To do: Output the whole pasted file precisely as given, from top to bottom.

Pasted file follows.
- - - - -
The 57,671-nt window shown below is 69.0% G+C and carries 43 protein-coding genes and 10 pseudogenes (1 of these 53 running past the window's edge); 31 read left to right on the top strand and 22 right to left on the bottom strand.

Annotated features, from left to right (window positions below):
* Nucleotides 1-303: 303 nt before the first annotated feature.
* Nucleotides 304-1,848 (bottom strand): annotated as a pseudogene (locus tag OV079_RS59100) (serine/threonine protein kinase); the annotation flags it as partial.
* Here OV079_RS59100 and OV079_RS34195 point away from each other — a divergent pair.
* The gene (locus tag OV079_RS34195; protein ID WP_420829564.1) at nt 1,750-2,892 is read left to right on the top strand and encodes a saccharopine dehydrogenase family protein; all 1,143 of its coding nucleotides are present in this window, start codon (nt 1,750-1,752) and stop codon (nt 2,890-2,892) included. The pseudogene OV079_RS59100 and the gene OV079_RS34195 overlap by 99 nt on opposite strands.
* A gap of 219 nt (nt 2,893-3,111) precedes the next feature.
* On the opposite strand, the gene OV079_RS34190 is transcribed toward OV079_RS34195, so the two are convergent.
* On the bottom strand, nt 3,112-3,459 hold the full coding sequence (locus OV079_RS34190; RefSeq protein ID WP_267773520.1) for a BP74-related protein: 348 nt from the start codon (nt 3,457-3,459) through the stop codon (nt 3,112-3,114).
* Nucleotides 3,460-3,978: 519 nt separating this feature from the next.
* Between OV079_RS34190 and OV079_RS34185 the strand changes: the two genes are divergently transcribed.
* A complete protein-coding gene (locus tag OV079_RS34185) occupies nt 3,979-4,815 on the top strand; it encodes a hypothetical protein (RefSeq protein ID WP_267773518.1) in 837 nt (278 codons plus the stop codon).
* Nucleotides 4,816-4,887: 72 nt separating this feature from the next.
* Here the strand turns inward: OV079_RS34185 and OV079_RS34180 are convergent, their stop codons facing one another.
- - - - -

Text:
The 57,671-nt window shown below is 69.0% G+C and carries 43 protein-coding genes and 10 pseudogenes (1 of these 53 running past the window's edge); 31 read left to right on the top strand and 22 right to left on the bottom strand.

Annotated features, from left to right (window positions below):
* Nucleotides 1-303: 303 nt before the first annotated feature.
* Nucleotides 304-1,848 (bottom strand): annotated as a pseudogene (locus tag OV079_RS59100) (serine/threonine protein kinase); the annotation flags it as partial.
* Here OV079_RS59100 and OV079_RS34195 point away from each other — a divergent pair.
* The gene (locus tag OV079_RS34195; protein ID WP_420829564.1) at nt 1,750-2,892 is read left to right on the top strand and encodes a saccharopine dehydrogenase family protein; all 1,143 of its coding nucleotides are present in this window, start codon (nt 1,750-1,752) and stop codon (nt 2,890-2,892) included. The pseudogene OV079_RS59100 and the gene OV079_RS34195 overlap by 99 nt on opposite strands.
* A gap of 219 nt (nt 2,893-3,111) precedes the next feature.
* On the opposite strand, the gene OV079_RS34190 is transcribed toward OV079_RS34195, so the two are convergent.
* On the bottom strand, nt 3,112-3,459 hold the full coding sequence (locus OV079_RS34190; RefSeq protein ID WP_267773520.1) for a BP74-related protein: 348 nt from the start codon (nt 3,457-3,459) through the stop codon (nt 3,112-3,114).
* Nucleotides 3,460-3,978: 519 nt separating this feature from the next.
* Between OV079_RS34190 and OV079_RS34185 the strand changes: the two genes are divergently transcribed.
* A complete protein-coding gene (locus tag OV079_RS34185) occupies nt 3,979-4,815 on the top strand; it encodes a hypothetical protein (RefSeq protein ID WP_267773518.1) in 837 nt (278 codons plus the stop codon).
* Nucleotides 4,816-4,887: 72 nt separating this feature from the next.
* Here the strand turns inward: OV079_RS34185 and OV079_RS34180 are convergent, their stop codons facing one another.